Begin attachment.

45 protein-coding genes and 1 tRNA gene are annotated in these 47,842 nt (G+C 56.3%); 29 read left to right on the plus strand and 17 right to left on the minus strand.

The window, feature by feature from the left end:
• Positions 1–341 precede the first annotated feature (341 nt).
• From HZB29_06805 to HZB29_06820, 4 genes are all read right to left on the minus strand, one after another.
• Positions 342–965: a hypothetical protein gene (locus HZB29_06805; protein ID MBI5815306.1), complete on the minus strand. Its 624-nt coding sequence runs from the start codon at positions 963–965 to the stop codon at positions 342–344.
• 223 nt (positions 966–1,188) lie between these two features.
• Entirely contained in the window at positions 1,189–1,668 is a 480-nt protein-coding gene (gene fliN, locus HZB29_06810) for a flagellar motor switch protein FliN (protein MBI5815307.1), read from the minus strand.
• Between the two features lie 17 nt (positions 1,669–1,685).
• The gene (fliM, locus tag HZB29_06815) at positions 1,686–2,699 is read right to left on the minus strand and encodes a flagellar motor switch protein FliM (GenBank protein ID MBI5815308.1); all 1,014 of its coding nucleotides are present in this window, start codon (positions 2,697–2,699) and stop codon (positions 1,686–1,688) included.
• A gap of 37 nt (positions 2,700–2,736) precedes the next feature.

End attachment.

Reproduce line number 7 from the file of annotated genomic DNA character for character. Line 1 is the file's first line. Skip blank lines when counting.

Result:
• Entirely contained in the window at positions 1,189–1,668 is a 480-nt protein-coding gene (gene fliN, locus HZB29_06810) for a flagellar motor switch protein FliN (protein MBI5815307.1), read from the minus strand.